Violin Sonatas, KV 10–15 
R.M.11.f.5. 1b
Mozart, Wolfgang Amadeus. Six Sonates Pour Le Clavecin ... Oeuvre III. London: Printed for the Author, 1765. British Library Shelfmark R.M.11.f.5 

The start of the trip was nonetheless auspicious. The letters of introduction from France had been very effective, as within a week the family was summoned to Buckingham House (a more modest predecessor to the current Palace), for the first of their three visits to the court of King George III and Queen Charlotte. Here Wolfgang’s skills were put to royal test:

The King placed before him not only works of Wagensil, but those of Bach, Abel, and Handel,2 and he played off everything prima vista. Then he accompanied the Queen in an aria which she sang, and also a flautist who played a solo. Finally he took the bass part of some airs of Handel and played the most beautiful melody on it and in such a manner that everyone was amazed. In short, what he knew when we left Salzburg is a mere shadow compared with what he knows now. It exceeds all that one can imagine.3

The Queen asked the Mozarts to be the dedicatee of one of Wolfgang's compositions. Leopold obliged, printing at his expense a run of three sonatas. The copy shown above, is the very one which was presented to the Queen.

God is our refuge, K. 20
K.10.a.17.(3)_f001rMozart, Wolfgang Amadeus.: ‘God is our Refuge’, K. 20; 1765 (detail). British Library Shelfmark K.10.a.17.(3) 

Towards the end of their London stay the Mozarts received an invitation to visit the British Museum (from which the British Library was born). It seems now hard to believe, but children weren’t allowed then. Wolfgang and Nannerl were indeed very privileged. Leopold and his daughter kept a travel diary and she recalls to have seen “the library, the antiquities, birds of all kinds, fishes, insects and fruits.” in the Museum 4

They presented the Museum directors with a copy of his first two sonatas (also in our collections); a copy of a print showing Leopold and his two children (in the British Museum); and the manuscript of ‘God us our Refuge’ K. 20 shown above (a digitised version is available here). This motet for four voices was especially composed and presented to the Trustees of the Museum. It was to be his only setting of English words during his life. Little Wolfgang seems to have had trouble fitting the words to their corresponding notes (noticeable in bars 7-9), so his father wrote them in the rest of the piece.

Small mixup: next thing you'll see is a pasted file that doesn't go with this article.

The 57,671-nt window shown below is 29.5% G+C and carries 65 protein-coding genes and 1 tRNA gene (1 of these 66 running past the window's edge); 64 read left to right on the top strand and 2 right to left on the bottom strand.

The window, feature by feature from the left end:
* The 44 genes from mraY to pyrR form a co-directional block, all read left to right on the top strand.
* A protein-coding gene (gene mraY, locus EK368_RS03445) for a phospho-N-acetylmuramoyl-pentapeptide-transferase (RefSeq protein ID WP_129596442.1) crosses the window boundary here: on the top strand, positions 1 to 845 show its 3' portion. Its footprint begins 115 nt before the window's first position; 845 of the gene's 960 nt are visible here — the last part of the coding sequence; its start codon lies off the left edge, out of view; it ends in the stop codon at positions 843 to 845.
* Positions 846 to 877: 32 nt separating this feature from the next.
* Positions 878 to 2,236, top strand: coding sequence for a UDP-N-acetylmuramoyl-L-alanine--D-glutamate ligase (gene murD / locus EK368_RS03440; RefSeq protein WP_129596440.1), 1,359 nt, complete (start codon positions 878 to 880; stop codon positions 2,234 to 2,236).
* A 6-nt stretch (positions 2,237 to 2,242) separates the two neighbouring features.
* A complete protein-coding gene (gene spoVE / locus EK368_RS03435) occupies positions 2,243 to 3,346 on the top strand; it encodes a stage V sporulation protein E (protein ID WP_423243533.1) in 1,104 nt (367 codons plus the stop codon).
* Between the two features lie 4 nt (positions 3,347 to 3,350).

At the British Library we can boast that our collection of Mozart manuscripts is certainly the first to have been started by the composer himself!

Gazetteer and New Daily Advertiser
NGDA - 01.06.1764
Gazetteer and New Daily Advertiser, 17 May 64 . British Library Shelfmark Burney 529.b.

The British Library has an important collection of Newspapers gathered by the Reverend Charles Burney (b.1757, d.1817), mostly published in London between 1604 and 1804. The collection has been digitised and can be viewed on any of our Reading Room terminals.

Leopold Mozart was no doubt an astute marketer, paying for several adverts on London papers where he announced performances by his children. They were often described as “prodigies of nature” and Leopold was more than ready to bend the truth slightly, purporting his children to be one or two years younger. The adverts here shown appeared on the Gazetteer and New Daily Advertiser, where Leopold published more frequently.

Their first few months of their London stay saw them play in the most fashionable gardens of London. However their luck changed in early July when Leopold fell gravely ill, developing from what he described as “a kind of native complaint, which is called a cold5. Without his guidance and promotion, performances stopped for a few months and by the spring of 1765 public interest in the child prodigies began to wane. Wolfgang in the meantime, occupied himself composing -among other works- his first symphony, which premiered in February at the Little Theatre in Haymarket.

Their bad fortunes may have also been influenced by external forces, as there are indications that malicious rumours were being spread about the family. One of the most outrageous no doubt, said that Wolfgang wasn’t a child but a small adult with a growth deficiency. His father Leopold was forced to deny this in an open letter

Understandably, by mid-1765 the Mozarts started to arrange their long return to Salzburg. Private concerts were being offered at reduced fees. By July 1765 the young Mozarts, who had started performing for the Royals, were now playing during lunchtime at the Swan and Hoop pub near Moorgate in the City... 



Special thanks to Maddy Smith, curator of printed heritage collections 1601-1900, for her assistance with this article.



  1. Letter from Leopold Mozart to his merchant and friend, Johann Lorenz von Hagenauer. London, 25 April May 1764 (extract)
  2. Composers Georg Christoph Wagenseil, Johann Christian Bach, Karl Friedrich Abel and the King’s favourite composer, George Frideric Handel
  3. ibid 1. London, 28 May 1764 (extract)
  4. Mozart. Briefe und Aufzeichnungen. Gesamtausgabe. (Kassel 1962) Vol I. pp196, 198-9. British Library Shelfmark 07902.e.4.
  5. ibid 1, "Chelsea near London", 13 September 1764.